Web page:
• Hi. Actually, I happen to know that after the exhibit finished in Madison Square Park, it moved up to Boston for a few weeks. I don’t know what they did with it after that. It’s probably on some landfill somewhere.

      Reading the labels is a double-edged sword. Am I better off in my usual state of blissful ignorance? I’ll tell you one thing…I’m through with Aunt J. and her crappy syrup. I’m reformed.

  13. All that rope looks like it was knitted…..! It is really so very original and clever—really Beautiful and what I love about it most, is that I’ve never seen anything quite like it, anywhere! I would love to have seen it and have been able to sit there being surrounded by this most unusual work of Art! I love that you find all these very special ‘happenings’ and then share them with all of us.
    I remember the post you did on that show at the Guggenheim—Another one I would have LOVED to have experienced!

    I have never had the Maple Syrup you showed us—-I remember it well—Seeing it in the Market with Aunt Jamima looking quite different—-But somehow we always had The Real Stuff, though we did not use it very often….Talk about addictive….lol! But Oh So Truly Yummy!

    • I am continually astonished at the level of creativity that some of these artists exhibit. I don’t have an ounce of imagination as compared to some of these people. At least I have an appreciation for their work. That’s something. Remember: as with any art form, the artist is NOTHING without an appreciative audience. That’s where I come in.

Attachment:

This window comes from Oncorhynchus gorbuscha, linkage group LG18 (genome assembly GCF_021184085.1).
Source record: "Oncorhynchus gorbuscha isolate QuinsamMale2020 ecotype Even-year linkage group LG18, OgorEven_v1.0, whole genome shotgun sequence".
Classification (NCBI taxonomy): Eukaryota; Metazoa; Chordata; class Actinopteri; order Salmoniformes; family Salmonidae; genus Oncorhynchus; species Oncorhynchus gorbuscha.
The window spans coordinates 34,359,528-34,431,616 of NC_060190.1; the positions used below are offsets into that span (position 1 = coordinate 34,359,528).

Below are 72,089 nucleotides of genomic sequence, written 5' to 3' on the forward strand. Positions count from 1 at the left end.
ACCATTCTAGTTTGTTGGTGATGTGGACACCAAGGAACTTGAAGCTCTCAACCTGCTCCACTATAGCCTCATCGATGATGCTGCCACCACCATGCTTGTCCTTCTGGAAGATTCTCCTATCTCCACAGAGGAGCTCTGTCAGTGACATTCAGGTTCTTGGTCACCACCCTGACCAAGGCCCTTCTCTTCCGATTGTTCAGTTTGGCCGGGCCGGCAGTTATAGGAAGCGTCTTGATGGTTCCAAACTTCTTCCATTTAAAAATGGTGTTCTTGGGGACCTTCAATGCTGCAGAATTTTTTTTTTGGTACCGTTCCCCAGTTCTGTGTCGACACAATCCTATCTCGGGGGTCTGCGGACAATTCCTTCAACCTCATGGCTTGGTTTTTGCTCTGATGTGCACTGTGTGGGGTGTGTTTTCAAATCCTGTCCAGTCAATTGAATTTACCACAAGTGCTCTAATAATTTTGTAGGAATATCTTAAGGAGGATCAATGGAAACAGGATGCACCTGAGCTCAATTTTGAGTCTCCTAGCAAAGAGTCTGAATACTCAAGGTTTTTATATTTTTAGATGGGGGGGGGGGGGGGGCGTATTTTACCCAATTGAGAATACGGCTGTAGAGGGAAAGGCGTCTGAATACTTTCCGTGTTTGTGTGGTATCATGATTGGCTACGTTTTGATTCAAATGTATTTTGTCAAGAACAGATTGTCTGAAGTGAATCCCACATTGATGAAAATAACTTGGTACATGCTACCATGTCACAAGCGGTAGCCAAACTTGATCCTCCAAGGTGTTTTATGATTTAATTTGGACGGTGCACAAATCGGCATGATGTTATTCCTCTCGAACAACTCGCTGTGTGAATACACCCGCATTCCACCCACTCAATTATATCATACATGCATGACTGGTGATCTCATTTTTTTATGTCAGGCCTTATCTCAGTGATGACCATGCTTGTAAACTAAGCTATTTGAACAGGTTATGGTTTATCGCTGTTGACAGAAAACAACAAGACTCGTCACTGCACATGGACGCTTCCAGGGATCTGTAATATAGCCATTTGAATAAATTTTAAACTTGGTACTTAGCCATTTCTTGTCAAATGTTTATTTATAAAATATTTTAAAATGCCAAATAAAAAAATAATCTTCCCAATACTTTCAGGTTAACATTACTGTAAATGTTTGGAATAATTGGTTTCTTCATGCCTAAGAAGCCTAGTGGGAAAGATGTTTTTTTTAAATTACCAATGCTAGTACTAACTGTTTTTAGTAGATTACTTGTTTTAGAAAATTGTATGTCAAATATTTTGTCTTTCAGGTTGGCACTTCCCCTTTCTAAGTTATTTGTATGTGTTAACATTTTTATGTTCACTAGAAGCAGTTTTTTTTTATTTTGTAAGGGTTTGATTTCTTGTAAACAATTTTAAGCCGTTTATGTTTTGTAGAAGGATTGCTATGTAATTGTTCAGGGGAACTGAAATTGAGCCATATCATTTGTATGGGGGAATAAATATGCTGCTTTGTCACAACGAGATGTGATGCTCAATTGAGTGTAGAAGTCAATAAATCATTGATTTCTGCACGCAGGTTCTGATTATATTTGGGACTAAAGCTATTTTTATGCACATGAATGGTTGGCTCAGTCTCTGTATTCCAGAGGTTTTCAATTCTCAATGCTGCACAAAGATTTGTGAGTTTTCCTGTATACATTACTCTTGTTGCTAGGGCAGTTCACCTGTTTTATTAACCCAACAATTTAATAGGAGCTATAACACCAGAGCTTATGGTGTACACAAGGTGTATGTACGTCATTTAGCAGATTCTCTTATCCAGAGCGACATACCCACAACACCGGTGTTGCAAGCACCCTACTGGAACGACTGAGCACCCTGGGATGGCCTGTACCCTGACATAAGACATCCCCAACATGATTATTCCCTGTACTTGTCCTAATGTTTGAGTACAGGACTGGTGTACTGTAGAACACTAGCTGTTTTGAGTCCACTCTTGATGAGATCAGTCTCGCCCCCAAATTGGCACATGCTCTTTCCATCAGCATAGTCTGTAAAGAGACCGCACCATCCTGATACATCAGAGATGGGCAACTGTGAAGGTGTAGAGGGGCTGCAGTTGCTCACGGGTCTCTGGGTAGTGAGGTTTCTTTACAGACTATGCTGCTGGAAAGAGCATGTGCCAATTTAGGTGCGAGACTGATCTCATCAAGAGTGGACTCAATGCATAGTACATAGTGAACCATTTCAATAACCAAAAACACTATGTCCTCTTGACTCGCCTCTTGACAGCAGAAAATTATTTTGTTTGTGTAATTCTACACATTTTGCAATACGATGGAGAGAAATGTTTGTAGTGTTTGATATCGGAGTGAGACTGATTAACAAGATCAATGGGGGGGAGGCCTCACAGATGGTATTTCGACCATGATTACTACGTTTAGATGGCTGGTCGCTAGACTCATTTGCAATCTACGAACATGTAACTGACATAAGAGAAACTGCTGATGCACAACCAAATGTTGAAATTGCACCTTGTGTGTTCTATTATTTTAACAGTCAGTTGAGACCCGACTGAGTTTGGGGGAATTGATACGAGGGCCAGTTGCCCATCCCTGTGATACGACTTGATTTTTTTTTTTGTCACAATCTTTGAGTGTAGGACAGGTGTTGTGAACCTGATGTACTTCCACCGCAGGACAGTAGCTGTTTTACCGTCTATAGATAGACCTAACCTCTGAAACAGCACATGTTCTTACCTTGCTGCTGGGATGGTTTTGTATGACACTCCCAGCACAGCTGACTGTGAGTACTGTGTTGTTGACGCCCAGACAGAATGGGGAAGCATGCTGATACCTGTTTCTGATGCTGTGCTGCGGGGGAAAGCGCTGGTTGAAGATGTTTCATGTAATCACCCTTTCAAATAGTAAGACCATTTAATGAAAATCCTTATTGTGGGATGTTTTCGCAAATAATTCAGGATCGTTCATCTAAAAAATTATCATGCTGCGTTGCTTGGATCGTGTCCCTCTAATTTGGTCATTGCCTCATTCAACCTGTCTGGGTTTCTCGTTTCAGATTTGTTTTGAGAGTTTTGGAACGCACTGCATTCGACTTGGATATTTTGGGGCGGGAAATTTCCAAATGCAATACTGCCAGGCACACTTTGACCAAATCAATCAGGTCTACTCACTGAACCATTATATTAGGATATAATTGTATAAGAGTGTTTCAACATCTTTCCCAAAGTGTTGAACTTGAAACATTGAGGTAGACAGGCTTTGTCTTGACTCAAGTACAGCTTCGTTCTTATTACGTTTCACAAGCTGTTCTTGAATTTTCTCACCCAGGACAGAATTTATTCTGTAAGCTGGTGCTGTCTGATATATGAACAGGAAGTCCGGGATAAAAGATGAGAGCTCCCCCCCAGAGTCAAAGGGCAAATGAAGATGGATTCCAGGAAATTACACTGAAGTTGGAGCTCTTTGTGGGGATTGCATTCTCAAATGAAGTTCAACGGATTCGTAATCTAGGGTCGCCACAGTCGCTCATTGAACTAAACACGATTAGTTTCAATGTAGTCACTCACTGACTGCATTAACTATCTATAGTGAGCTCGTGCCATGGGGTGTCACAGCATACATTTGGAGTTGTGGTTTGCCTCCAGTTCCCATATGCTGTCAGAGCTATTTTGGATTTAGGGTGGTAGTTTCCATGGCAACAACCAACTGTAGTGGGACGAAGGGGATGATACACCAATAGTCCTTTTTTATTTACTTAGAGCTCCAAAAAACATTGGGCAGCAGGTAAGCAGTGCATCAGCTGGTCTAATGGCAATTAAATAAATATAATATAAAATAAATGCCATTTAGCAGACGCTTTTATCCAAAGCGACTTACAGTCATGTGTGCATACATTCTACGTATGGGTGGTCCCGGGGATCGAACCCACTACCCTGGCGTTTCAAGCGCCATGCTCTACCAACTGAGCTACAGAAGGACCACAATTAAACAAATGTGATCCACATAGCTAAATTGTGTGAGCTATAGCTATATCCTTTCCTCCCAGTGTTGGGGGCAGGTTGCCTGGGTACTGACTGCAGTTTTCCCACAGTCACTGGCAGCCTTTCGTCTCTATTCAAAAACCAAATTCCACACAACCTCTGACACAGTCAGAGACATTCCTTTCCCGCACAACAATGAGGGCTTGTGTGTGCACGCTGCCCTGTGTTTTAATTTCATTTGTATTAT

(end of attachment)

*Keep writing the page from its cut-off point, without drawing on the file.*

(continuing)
14. In some of the big London parks we often get art installations like that. A while ago when I was there, they had these huge free-standing curved mirrors here and there throughout the park (I think it was Hyde Park), they reflected what was around them of course but in strange ways and created odd illusions as you approached them and they kind of merged with the background, and your own reflection might be in a different part of the mirrors than you were expecting. And from a distance you weren’t sure if there was a mirror there or not. I love big art. And now you’ve made me crave syrup and I haven’t got any, maple or crap!

    • I wonder if there are any pics of that exhibit from Hyde Park anywhere? It sounds pretty interesting. It would have made a splendid BLOG POST, don’t you agree?

      Living in a large city can be a massive pain in the ass. But it’s these special exhibits that make it worth the bother. For me, anyway. Load of people don’t see it as fair exchange.

  15. Cool art exhibit! We have some office spaces around here (dallas area) that have rotating big art exhibits. It’s so beautiful! I genuinely appreciate art out in the open like that.

    AND OHMYGOSH with the syrup! My husband started buying the real stuff lately (which I happen to like) but the kids don’t cuz they’re accustomed to the fake stuff. CAHrazy.

    • Hello, Beth. Nice to see you. Please wipe your feet on the mat.

      Dallas is a pretty good hub for art. You’re lucky to be there. Did they get that mess with Museum Tower straightened out? The reflection? It was in the paper a lot and then kind of dropped off the map.

      My two daughters won’t eat real syrup either but they’re either going to have to get used to it or do without because my wife is NEVER bringing that crap-ola in the house again.

      • The genius architects who designed the tower didn’t take into account the hot, bright Dallas sun. To wit:

        “A new building in downtown Dallas is sparking complaints from city dwellers who say they are blinded by the harsh glare that reflects off its mirrored walls.”

        “The design of Museum Tower, a 42-storey condominium, has outraged staff at a neighbouring art museum who have been forced to take down precious pieces to protect them from the glare.”